By Chipo Musoko, HARARE, April 17 (The Source) – Zimbabwe Power Company (ZPC) says it is facing cash flow problems attributed to a debt of $540 million owed by its sister electricity distribution firm ZEDTC, which it expects to recover from improved revenues due to the prepaid electricity system.
ZPC managing director Noah Gwariro said the company faced a myriad of problems during the first quarter of this year, including external grid disturbances resulting in 34 power trips and cash flow challenges.
“We do have cash flow constraints. We believe that with the solution that ZEDTC has put in place through prepaid meters we will get paid. The consumer capacity to pay is also dependent on the performance of the economy,” he told journalists during a media briefing on Thursday.
Gwariro said ZPC was owed over $540 million by the Zimbabwe Electricity Transmission and Distribution Company and has, in turn, debts amounting $99 million.
Both companies are subsidiaries of ZESA Holdings.
At the beginning of the year ZEDTC said installation of prepaid metres was 98 percent complete after installing 524,000 out of the 532,000 metres (by last December) and expected to complete the project during the first quarter.
Zimbabwe is in the grip of perennial electricity shortages due to the diminished generating capacity of its ageing plants and lack of investment in new infrastructure. The country currently generates half of its 2,200 megawatt peak demand.
The introduction of prepaid electricity platform in 2012 is an important demand-side management measure meant to guarantee revenue streams as users pay for power in advance, while also managing their consumption better.
Gwariro said the company had embarked on power generating projects at a cost of $5 billion which will add 3,500MW to the national grid in the next six years.
This year alone ZPC increased the power sent out by five percent to 9,783GWh compared to 2014.
He said Kariba contributed 51 percent of power to the national grid, Hwange whose equipment is antiquated and requires $600 million to extend its life is contributing 30 percent. Imports account 13 percent while small thermal power stations contribute six percent.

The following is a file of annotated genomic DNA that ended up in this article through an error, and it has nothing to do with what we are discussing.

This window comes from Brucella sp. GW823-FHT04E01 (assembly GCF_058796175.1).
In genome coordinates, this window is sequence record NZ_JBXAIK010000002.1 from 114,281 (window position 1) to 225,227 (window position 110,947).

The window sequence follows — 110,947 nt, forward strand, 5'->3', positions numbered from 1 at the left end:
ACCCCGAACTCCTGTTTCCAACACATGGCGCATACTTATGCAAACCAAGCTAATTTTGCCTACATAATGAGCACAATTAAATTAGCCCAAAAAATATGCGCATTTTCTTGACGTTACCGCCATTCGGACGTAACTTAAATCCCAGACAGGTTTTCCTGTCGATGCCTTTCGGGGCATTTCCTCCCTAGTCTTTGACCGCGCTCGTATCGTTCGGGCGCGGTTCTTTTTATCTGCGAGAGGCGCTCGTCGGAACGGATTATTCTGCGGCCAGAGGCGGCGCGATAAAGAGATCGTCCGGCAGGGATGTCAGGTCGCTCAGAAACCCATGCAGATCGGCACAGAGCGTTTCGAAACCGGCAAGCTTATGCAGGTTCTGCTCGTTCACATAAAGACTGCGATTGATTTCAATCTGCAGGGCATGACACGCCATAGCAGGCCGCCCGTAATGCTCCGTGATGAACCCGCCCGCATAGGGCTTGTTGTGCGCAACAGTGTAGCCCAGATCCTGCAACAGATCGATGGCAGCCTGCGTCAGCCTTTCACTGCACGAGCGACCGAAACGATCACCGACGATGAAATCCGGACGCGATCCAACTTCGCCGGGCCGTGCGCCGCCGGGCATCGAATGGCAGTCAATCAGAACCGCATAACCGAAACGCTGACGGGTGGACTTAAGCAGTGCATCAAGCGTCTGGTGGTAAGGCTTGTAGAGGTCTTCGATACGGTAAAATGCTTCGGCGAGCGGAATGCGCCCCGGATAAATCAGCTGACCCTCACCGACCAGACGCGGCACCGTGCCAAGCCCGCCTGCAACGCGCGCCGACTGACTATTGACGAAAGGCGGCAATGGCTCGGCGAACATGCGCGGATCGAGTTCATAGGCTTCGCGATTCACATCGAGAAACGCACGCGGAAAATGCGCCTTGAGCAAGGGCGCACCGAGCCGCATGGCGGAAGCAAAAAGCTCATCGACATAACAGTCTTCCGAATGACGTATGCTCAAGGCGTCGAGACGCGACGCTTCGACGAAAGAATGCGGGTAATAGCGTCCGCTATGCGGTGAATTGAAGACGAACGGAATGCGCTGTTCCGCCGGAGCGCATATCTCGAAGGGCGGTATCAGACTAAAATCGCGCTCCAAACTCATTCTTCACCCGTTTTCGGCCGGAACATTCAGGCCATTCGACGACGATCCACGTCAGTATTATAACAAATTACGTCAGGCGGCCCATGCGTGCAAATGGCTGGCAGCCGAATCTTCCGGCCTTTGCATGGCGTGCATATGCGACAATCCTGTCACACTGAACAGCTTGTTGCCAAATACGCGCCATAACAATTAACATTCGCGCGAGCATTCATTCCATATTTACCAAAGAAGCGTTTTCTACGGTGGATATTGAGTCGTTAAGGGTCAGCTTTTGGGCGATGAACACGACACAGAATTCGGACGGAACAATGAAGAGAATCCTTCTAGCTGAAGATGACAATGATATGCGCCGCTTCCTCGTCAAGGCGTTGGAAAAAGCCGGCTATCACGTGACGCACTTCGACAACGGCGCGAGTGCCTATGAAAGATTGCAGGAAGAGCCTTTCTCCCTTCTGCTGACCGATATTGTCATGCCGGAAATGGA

On the Kariba South expansion programme, Gwariro said civil works were currently underway, with three out of the six access points to the dam wall completed while the fourth one is nearly through.
“Now we are able to work on the power house and the pilot tunnel is 48,9 percent complete,” he said.
The expansion of Hwange Thermal Power Station and the construction of its units 7 and 8, which was awarded to China’s Sino Hydro, is also underway with the route survey and site layout having been carried out for the power line to be installed.
Upgrading of boilers at Harare Power Station at a cost of $70,2 million will be completed in 20 months, adding 60MW and total capacity at 120MW.
Gwariro said plans were also underway to put up a 120MW diesel/gas plant in Mutare and that the project was currently under adjudication after eight bidders expressed interest. Adjudication will be completed at the end of May.
Other projects such as Batoka project with Zambia through which Zimbabwe will get 800MW is still underway with a feasibility study underway.
A solar project to add 300MW to the national grid is in the process of adjudication after four out of the six bidders were selected and the project is expected to be completed by June.
“Bigger machines running on diesel will power the plant and it’s cheaper than the diesel consumed by individual households,” he said, adding that South Africa had over 1000MW diesel power which reduced shortages.